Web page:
Heroin is a destructive and dangerous drug that acts on the pleasure centre of the central nervous system. Use of the drug very quickly induces an initial feeling of relaxation and euphoria but is then followed by a negative feeling and thoughts. Heroin actually acts as a painkiller as it belongs to the opiate family of drugs. There are a lot of functioning heroin addicts who are able to hide their addiction and the signs and symptoms of it from family and friends. However, once the user becomes more heavily addicted this becomes more difficult to achieve.
As a family member or friend if you suspect that an individual is taking heroin then there are a number of signs to look out for both during and just after the person has taken a dose of the drug. If the individual is complaining of a dry mouth, shortness of breath, the pupils are constricted and the individual is disorientated with periods of alertness and sleepiness then these are possible signs of heroin abuse. It is important to note though that these signs are not unique to heroin use and that other possible illnesses could be involved.
However, if the above symptoms are encountered together with the paraphernalia of heroin use then there is a strong likelihood that the individual has been taking the drug. As a family member or friend you need to look out for any used or unused needles, tinfoil or spoons with burn marks, anything that might be used as a tourniquet and any white or light brown powdery residue. These are all very good indicators that heroin is involved.
As well as the physiological signs and the paraphernalia there are also a number of behavioural and psychological signs to look out for. These include the individual lying or being deceptive about their actions, a change in physical appearance and personality, such as vagueness or confusion, a lack of hygiene and a loss of motivation and a general reduction in performance relating to everyday activities and goals. Heroin addicts can also be aggressive and hostile towards friends and family and often begin to steal and/or borrow money for no apparent reason.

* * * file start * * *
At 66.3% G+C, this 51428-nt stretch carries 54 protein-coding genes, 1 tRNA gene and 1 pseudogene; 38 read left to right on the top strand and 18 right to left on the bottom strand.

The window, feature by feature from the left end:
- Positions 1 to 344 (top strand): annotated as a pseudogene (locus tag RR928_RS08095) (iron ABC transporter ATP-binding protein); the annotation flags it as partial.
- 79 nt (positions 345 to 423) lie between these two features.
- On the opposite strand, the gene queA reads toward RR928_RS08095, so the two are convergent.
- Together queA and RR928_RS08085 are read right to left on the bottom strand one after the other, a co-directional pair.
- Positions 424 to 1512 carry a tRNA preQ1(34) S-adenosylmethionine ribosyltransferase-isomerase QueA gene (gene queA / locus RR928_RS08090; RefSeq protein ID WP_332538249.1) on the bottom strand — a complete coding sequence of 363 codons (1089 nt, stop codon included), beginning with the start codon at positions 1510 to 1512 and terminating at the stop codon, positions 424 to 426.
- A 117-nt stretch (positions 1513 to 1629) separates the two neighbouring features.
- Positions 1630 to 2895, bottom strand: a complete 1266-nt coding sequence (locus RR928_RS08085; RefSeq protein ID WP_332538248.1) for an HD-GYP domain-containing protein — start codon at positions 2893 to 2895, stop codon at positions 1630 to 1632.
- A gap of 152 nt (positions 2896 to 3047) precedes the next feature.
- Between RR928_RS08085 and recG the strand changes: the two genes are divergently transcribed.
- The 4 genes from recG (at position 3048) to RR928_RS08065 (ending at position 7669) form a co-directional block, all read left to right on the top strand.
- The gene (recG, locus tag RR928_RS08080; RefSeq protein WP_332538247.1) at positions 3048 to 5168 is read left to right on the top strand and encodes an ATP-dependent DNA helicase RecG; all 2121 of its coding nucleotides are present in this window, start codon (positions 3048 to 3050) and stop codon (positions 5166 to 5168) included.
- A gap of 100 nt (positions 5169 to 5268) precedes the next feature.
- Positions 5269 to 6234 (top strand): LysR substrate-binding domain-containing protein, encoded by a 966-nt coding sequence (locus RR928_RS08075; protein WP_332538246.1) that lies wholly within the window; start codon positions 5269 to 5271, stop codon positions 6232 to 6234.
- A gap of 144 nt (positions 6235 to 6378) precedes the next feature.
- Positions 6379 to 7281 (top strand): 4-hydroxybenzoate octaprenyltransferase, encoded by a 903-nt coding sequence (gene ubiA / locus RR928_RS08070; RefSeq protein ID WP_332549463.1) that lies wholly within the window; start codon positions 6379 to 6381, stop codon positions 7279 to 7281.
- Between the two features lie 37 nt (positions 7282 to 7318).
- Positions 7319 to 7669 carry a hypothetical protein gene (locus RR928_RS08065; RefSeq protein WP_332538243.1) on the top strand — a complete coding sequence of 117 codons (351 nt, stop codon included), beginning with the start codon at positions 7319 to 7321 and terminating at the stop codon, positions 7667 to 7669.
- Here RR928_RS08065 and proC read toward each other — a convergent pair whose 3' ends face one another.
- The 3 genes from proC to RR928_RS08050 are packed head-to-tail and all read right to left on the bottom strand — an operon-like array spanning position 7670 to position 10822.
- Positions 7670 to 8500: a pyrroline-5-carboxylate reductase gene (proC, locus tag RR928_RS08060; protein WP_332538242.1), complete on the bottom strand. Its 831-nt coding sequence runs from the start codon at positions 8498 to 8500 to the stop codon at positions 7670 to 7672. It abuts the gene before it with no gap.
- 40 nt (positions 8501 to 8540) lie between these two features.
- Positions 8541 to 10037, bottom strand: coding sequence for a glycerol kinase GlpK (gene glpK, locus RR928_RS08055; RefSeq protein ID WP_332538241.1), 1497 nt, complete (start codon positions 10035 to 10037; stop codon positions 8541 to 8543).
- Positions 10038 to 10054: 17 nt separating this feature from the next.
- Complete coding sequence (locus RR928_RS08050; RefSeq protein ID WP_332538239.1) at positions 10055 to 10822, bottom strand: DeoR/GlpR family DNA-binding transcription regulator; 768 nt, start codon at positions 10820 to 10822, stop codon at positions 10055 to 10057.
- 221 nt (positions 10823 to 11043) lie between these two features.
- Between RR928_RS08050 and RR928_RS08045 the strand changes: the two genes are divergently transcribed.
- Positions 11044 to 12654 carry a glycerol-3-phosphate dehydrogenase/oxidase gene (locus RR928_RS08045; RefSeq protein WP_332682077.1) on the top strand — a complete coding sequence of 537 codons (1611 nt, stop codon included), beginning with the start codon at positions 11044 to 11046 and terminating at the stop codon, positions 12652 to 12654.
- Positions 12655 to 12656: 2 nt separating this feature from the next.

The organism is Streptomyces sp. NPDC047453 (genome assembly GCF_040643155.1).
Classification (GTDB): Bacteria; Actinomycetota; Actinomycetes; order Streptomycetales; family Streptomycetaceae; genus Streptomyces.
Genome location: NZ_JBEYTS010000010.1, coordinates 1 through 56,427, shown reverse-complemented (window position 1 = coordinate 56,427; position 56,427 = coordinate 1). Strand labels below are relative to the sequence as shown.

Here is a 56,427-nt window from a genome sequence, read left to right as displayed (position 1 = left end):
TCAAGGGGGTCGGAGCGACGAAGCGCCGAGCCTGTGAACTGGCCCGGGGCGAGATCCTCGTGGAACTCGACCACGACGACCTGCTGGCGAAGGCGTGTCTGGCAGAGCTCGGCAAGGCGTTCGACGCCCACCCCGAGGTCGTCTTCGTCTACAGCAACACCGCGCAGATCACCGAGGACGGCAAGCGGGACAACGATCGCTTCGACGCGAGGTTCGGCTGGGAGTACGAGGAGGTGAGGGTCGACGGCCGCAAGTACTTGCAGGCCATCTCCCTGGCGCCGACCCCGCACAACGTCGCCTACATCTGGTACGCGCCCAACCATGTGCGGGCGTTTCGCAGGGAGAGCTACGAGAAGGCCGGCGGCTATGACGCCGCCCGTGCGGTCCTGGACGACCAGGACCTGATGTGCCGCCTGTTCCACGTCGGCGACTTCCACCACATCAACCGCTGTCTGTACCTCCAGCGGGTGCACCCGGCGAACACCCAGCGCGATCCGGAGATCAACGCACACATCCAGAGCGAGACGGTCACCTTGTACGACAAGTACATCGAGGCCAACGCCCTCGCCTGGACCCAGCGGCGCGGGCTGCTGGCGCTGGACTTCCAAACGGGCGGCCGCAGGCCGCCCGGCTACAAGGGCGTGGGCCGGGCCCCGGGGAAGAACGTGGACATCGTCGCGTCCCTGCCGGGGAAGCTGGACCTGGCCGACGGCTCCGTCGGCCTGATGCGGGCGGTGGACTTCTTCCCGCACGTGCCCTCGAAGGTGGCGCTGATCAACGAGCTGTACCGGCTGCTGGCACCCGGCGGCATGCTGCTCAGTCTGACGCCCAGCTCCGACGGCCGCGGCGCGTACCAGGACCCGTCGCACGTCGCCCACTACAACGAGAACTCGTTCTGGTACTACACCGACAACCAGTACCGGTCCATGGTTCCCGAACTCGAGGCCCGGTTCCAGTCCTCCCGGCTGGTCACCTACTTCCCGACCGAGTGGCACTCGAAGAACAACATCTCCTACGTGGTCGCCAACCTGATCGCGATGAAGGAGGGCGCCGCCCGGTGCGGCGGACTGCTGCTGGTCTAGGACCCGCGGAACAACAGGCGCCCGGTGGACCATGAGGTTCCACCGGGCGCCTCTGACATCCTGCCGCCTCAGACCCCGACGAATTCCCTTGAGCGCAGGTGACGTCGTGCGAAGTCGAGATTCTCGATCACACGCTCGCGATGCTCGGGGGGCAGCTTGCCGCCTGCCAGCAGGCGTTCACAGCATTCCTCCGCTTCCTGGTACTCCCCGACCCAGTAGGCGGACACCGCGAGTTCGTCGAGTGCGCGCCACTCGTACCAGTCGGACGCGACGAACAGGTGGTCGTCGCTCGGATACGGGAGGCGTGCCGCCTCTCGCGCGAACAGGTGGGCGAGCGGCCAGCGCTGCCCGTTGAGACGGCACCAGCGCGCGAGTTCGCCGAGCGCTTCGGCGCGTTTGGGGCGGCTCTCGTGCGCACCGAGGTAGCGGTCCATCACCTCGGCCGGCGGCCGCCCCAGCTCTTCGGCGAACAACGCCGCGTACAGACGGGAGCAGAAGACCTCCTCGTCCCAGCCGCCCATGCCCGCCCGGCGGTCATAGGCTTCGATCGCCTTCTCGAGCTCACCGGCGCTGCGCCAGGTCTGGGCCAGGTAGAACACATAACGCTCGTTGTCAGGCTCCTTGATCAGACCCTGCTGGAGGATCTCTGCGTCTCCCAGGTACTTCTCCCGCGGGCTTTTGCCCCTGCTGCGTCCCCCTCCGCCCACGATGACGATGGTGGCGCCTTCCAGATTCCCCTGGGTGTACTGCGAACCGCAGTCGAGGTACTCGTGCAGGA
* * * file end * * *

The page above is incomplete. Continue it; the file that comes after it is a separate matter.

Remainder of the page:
Once the signs of heroin addiction have been identified it is important for a friend or family member to offer help and reassurance to the person. Very often a direct confrontation can lead to a worsening of the situation with the person leaving the household or running away. If possible get the person to see his or her local GP as soon as possible.
GPs will often refer an individual to a local addiction centre, so that an assessment can be undertaken, and a treatment plan agreed. There are a number of private clinics that offer detoxification and drug rehabilitation programs, where the individual stays at the treatment centre whilst the treatment is being undertaken.
Psychological and behavioural therapies have an important part to play in helping an individual give up taking heroin and these types of treatments are available at the various treatment centres.
There are many other organizations that can also be contacted for help and advice.